act of insolvency by producing not only a return of nulla
CIV/T/91/82, but by also annexing three dishonoured cheques for the
sum of R4910.22. These cheques were drawn by the respondent
of the applicant in an attempt to repay the debt in respect of which
the applicant had obtained a judgment in CIV/T/91/82.
I am of
the opinion that it will be to the advantage of the respondent's
creditors if his estate is sequestrated because the Trustees
have possession and control of all assets found to belong to the
respondent and will be able to realise them for the benefit
the creditors. In Wilkins v Pieterse 1937 C.P.D. 165 at page 168
Davis, J. is quoted as having said :
"No doubt experience shows that in the great majority of cases,
when a debtor has committed an act of insolvency, it is to
advantage of creditors that his estate be sequestrated. Consequently
the mere fact of such an act clearly affords "reason
that it will be to their advantage, and if the matter rests there,
the Court will sequestrate."
present application I have every reason to believe that it will be to
the advantage of the respondent's
to sequestrate his estate. In his opposing affidavit the respondent
says that he intends to divert the remaining assets
massive irrigation scheme" and it is not clear to me what that
means. If he means that this Court should allow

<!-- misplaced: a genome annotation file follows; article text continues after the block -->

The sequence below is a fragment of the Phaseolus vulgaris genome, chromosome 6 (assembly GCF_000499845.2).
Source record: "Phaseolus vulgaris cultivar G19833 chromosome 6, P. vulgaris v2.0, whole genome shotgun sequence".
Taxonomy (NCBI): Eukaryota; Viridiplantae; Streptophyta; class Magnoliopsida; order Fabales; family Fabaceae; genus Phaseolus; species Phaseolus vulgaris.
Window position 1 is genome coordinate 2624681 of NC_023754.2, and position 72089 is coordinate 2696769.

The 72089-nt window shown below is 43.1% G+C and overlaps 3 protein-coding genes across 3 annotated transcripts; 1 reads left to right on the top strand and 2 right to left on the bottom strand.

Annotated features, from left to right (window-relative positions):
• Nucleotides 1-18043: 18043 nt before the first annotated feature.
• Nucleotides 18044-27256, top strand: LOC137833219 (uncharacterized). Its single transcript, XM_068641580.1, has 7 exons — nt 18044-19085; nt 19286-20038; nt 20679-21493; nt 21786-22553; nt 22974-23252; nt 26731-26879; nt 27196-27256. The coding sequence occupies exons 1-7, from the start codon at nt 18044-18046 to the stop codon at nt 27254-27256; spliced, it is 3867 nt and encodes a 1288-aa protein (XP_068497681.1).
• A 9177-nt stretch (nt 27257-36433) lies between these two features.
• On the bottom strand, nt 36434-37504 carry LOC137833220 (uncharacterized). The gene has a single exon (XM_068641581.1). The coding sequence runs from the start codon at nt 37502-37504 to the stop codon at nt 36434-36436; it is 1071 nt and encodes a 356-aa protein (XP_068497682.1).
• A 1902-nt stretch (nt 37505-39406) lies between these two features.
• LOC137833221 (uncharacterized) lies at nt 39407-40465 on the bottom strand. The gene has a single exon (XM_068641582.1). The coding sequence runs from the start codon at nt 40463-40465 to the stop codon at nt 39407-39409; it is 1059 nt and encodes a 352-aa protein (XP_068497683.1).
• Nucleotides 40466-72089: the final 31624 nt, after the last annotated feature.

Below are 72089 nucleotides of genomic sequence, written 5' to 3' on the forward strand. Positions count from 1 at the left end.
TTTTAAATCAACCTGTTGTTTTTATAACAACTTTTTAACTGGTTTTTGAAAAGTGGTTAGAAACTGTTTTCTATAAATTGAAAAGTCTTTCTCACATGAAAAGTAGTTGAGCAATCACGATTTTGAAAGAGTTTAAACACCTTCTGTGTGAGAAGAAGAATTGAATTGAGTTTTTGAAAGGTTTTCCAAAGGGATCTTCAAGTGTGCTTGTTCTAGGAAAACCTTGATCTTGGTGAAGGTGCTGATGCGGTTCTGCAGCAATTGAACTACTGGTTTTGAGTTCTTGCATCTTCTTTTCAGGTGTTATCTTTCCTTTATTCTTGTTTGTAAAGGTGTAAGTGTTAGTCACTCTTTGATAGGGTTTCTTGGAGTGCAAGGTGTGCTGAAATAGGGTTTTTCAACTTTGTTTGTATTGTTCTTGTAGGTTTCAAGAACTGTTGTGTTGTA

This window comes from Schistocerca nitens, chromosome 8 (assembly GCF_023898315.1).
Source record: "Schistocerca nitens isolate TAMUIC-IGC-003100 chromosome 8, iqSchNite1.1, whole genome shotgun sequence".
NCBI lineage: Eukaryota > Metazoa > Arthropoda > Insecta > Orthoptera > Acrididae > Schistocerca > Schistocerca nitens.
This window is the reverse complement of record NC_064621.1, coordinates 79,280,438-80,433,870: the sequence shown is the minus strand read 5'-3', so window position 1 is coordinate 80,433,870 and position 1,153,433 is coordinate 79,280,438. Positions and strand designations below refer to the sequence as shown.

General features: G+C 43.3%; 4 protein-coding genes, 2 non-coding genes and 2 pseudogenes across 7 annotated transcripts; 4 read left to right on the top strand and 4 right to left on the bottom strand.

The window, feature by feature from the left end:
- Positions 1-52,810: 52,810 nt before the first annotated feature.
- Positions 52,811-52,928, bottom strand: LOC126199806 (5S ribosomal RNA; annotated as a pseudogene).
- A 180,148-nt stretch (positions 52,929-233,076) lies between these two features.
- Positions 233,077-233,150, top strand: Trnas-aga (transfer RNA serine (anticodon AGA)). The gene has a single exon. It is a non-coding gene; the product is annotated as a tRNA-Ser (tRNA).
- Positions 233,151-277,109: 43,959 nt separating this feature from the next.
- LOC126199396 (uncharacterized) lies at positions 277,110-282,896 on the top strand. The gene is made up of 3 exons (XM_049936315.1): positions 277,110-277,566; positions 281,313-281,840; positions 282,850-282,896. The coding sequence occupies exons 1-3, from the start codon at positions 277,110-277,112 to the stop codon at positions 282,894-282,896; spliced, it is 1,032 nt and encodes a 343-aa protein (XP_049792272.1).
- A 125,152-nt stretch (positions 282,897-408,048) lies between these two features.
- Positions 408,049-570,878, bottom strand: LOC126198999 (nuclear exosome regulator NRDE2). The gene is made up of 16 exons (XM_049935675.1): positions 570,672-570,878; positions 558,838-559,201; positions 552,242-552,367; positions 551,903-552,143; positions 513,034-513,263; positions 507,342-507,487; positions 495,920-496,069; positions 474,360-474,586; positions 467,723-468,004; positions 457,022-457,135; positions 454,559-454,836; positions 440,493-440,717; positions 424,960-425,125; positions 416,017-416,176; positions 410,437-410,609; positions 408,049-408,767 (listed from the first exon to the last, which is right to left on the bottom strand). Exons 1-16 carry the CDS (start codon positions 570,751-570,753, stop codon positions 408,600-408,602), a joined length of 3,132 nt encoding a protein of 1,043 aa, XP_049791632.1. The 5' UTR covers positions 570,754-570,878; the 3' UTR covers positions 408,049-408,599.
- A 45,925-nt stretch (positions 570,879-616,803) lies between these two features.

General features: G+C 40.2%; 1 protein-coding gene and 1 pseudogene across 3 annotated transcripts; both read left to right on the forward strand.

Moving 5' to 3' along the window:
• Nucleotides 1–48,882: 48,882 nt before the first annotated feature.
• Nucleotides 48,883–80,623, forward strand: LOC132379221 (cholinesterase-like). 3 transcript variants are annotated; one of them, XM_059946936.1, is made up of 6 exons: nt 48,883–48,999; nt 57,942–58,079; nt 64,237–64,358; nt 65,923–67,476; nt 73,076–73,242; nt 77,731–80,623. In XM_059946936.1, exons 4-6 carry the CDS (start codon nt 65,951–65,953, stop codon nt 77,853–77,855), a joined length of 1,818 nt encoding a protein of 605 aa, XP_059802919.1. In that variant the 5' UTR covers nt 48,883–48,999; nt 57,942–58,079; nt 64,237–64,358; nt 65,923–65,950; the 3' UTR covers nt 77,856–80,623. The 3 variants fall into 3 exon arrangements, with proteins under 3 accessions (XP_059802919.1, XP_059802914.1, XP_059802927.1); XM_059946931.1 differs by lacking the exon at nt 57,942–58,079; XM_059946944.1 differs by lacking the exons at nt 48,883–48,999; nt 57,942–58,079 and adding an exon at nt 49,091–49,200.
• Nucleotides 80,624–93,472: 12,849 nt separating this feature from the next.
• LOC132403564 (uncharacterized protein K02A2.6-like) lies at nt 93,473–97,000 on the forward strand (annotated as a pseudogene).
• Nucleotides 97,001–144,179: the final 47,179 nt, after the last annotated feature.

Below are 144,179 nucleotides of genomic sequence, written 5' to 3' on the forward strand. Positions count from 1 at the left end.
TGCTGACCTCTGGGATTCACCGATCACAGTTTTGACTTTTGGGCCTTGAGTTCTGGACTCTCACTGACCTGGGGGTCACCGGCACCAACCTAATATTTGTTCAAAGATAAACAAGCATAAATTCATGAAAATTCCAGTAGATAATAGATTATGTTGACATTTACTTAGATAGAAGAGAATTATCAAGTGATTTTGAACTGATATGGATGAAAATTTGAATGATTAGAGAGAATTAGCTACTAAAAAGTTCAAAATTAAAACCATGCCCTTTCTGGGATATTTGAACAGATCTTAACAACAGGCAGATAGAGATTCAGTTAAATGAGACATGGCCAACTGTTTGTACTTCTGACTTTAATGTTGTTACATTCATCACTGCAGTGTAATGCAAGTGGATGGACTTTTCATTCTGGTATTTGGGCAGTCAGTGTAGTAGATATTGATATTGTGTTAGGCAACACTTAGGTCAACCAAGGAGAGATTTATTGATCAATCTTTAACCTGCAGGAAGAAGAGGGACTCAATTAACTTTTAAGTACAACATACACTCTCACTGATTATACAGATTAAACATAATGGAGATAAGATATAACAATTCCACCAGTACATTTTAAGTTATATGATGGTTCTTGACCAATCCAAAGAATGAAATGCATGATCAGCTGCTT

him to go into
another venture while his present creditors are suffering that cannot
be allowed. Allowing the respondent to take
such a risk would be
prejudicial against the interests of his present creditors. I also
take the view that the respondent does
not appear to be an honest
man; he says that he did not read the loan contract well and that
Clause 10 was not clear to him but
he signed the contract because he
did not want to enter into an unnecessary argument with the officials
of the applicant, I disagree.
He is bound by the terms of the loan
contract as they appear in the contract.
respondent signed a consent to judgment in terms of Rule 27 (1) of
the High Court Rules; he is now trying to say he did so through
pressure from applicant's attorneys. I disagree. He knew that he was
indebted to the applicant and had no valid defence against
claim. In any case, he has never applied for rescission of the
consent Judgment granted on the 31st May, 1982 in CIV/T/91/82
is the basis for the present application.
respondent drew three cheques in favour of the applicant in an
attempt to repay the loan. The cheques were all dishonoured.
these things are indicative of the fact that the respondent has not
been very honest in his dealings with the applicant. He
attempt to make sure that the cheques were met on presentation.
reasons I have stated above, on the 22nd September, 1983 the rule
nisi was confirmed with costs.
Applicant - Mr. Harley
Respondent - No Appearance.